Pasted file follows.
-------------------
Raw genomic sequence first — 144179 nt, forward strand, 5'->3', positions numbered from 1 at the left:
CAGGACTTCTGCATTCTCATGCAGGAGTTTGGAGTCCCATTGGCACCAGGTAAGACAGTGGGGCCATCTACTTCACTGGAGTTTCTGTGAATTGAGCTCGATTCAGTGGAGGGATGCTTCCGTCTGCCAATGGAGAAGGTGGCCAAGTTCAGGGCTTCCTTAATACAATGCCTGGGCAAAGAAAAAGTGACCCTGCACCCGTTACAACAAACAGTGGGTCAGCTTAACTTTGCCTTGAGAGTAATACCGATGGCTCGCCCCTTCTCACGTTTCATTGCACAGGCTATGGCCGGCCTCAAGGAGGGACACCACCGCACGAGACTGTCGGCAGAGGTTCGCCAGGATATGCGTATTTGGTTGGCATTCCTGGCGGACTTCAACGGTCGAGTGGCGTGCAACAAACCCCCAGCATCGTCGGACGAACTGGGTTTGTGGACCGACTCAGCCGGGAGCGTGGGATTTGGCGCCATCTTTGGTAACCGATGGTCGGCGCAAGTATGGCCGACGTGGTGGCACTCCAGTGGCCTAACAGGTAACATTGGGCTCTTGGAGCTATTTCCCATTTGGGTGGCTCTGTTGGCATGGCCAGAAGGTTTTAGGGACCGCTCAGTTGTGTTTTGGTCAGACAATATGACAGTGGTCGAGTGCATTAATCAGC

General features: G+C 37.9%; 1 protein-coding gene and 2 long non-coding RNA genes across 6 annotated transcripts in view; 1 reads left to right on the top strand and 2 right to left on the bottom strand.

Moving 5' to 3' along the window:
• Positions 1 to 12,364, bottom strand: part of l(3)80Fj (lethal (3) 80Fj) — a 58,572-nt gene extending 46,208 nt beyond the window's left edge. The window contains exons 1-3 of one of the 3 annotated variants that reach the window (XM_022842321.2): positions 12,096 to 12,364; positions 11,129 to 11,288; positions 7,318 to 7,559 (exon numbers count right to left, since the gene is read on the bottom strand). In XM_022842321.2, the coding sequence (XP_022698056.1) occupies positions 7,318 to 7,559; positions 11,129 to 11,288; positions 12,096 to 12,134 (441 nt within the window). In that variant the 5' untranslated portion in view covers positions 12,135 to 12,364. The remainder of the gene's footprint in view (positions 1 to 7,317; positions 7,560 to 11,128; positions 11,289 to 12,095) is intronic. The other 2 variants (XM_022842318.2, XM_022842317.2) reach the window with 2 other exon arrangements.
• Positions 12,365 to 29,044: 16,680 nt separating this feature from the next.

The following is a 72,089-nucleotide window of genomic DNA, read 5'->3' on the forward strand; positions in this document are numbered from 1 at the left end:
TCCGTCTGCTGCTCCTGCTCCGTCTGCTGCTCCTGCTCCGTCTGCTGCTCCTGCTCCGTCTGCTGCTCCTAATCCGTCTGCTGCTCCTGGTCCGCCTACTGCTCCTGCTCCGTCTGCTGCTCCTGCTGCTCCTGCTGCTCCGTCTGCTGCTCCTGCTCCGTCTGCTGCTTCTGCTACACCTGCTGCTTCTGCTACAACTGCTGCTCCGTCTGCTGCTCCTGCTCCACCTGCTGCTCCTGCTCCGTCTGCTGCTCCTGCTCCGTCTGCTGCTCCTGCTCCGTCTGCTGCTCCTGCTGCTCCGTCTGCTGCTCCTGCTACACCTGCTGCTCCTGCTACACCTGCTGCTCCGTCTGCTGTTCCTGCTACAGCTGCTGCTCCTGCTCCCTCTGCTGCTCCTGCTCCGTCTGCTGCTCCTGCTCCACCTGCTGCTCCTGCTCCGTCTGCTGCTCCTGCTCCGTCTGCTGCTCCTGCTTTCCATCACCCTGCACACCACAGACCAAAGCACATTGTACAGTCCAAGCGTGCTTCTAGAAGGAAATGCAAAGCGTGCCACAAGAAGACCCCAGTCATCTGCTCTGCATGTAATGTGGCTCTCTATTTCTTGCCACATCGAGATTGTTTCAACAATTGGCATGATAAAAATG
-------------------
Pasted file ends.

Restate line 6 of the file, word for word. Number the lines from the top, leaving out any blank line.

• Positions 12,365 to 29,044: 16,680 nt separating this feature from the next.